These options group together multiple interactions with different programs that you would otherwise have to do individually. For instance, if you were crawling a large real estate database like a listings website, you would have to request all listings in a specific area, then ask it to filter the results based on factors like price and amenities. A proxy API knows how to collect this information for you and compile it in a readable format.
Many people use proxy APIs to add or exclude IPs, but you can get much more hands-on, even if you aren’t too comfortable with coding. For instance, you can access your proxy services and their settings, and you can even look at the traffic each proxy runs into.
A good proxy API will also let you request new proxies directly from your provider, helping you minimize downtime when one of your proxies gets blocked. It can also help you regularly rotate proxies so that you avoid burning through them. The API can send an API call to the proxy dashboard at regular intervals to make sure you’re not using one IP address for too much time.
How to choose the right real estate API
Now that you know what an API in real estate is, you may be wondering how to know which is best for you. There are many real estate APIs on the market with different offerings. When deciding on which one to use, remember that your main reason for using an API is to simplify using a proxy to scrape the web. With that in mind, pay attention to these factors to find the option that best suits you:
- Discoverability. This describes how easy it is to learn the API naturally. While important for anyone, this is an especially crucial feature if you don’t have much experience with real estate listings APIs.
- Consistency. A consistent API can streamline your development processes, lowering the risk of developing and deploying APIs
- Documentation. An API should record its work in an easily readable manner, so you or anyone else can understand what it has done.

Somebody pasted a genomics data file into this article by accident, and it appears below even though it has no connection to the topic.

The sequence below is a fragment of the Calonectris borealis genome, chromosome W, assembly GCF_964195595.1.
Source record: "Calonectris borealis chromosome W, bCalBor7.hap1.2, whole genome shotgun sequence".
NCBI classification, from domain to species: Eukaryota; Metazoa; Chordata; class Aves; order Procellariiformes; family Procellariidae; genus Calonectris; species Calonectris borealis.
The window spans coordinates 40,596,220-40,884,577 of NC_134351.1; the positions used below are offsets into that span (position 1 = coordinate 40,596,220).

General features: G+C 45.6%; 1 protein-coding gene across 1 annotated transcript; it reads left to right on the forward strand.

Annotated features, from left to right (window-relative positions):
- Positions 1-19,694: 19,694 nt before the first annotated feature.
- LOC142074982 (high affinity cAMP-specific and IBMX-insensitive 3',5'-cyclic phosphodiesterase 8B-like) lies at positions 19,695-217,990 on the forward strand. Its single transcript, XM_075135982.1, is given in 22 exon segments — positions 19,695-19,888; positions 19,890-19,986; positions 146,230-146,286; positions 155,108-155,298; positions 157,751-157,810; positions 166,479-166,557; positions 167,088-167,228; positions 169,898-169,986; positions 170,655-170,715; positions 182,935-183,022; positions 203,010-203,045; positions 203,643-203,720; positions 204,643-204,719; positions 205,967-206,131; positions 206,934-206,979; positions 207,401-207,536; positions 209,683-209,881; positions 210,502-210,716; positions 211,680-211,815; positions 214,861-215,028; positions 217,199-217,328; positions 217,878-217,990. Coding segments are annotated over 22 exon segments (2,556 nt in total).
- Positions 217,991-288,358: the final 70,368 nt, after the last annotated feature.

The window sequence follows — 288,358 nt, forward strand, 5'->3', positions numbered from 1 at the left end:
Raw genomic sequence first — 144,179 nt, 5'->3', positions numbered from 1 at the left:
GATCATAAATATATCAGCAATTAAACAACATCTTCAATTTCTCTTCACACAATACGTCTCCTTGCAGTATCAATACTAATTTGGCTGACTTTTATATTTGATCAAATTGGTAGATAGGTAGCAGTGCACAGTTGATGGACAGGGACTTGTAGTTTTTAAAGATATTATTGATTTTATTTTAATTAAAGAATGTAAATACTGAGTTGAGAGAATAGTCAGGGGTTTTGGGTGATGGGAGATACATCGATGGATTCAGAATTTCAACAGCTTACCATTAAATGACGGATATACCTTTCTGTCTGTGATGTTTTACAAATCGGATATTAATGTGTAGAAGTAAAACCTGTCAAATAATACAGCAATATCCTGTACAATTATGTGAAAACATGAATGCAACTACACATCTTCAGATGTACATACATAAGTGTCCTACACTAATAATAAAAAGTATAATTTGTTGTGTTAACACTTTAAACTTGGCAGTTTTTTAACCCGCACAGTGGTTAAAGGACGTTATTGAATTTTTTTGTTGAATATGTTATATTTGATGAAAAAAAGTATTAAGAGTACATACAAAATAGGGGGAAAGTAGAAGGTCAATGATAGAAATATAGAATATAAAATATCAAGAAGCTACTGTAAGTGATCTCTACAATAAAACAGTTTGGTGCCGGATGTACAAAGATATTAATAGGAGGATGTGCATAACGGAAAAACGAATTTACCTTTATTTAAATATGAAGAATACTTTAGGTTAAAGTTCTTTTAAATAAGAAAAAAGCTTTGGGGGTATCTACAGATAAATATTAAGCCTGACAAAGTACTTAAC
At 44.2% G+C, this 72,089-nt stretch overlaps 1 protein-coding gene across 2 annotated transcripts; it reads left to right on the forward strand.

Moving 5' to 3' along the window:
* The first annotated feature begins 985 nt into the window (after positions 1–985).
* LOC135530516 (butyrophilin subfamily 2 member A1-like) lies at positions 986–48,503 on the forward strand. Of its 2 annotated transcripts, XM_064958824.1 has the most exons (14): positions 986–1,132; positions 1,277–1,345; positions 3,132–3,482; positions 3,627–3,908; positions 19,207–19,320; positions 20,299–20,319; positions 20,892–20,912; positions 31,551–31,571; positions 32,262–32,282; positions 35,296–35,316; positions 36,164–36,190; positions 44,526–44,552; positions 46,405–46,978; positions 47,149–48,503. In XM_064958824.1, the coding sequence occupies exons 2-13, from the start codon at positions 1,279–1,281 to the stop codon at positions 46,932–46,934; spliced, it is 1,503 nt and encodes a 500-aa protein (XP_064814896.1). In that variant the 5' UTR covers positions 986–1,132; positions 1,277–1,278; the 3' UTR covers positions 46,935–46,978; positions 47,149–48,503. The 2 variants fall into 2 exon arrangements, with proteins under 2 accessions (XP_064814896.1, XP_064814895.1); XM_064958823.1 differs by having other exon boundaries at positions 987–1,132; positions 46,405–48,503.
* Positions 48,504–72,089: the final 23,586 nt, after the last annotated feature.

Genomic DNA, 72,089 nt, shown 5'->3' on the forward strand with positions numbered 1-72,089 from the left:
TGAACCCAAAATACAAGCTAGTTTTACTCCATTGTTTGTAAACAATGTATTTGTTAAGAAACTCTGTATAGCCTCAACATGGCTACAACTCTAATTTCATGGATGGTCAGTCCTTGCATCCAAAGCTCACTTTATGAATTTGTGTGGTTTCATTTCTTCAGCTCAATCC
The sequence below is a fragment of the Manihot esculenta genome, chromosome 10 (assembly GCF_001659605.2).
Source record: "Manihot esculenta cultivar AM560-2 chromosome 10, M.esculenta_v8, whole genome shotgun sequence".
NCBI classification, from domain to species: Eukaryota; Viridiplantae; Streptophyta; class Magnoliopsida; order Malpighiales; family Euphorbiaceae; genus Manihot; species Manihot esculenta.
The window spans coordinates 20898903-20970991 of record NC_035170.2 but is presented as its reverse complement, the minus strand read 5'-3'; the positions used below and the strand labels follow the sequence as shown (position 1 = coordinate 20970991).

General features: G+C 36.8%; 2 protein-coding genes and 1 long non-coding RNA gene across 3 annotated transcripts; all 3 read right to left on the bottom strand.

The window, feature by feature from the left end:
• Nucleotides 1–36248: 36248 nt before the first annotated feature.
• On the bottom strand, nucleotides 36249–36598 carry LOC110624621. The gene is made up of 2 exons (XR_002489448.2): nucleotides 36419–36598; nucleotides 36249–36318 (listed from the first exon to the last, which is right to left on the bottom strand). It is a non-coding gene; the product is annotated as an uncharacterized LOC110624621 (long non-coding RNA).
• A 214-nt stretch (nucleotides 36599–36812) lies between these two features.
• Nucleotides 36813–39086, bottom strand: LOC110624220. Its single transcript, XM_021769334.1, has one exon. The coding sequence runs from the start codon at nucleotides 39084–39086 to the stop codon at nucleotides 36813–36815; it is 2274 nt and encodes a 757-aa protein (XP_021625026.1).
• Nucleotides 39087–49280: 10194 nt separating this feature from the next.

- Accessibility. Your API should invite users to engage with it, rather than intimidating users with too many complicated features.
- Monitoring. If you outsource your API to a third party, you need to check that they regularly monitor its performance to prevent data outages.
- Support. A responsive customer support system can save you from significant data, time, and money losses in the event of an error.
- Data quality. Your API should deliver high-quality data, free of duplicate records and noise that can ruin results.
- Budget. While you do pay for quality, make sure your API is within your budget. To avoid running out of money, a cheap or free real estate API may be a better option than an expensive one that offers more useful features but exceeds your budget.
How To Use Real Estate Data
Success in the real estate market relies on having accurate data. Whether you’re trying to find an available property or need more information to make a decision, web scraping will speed up and improve the process. Instead of searching for credible information from the most trustworthy real estate site you can find, you can scrape massive amounts of current, precise, reliable data.
The common information you might collect on a listing through real estate scraping includes:
- Type of property
- Average sale price
- Square footage
- Property agent
- Average rental price
- Neighborhood perks
- Long-term capital gain
If you want to run a more advanced search, you can also gather property information like:
- Crime and safety in the area
- Foreclosure and auction listings
- Construction permits
You can then investigate this data to make actionable insights — a process also known as data mining. This involves methods like data preparation and cleaning, classification, clustering, tracking patterns, revealing anomalies, and building decision trees. Since there is so much processing, you would generally do this with specialized tools and algorithms, rather than tackling it yourself.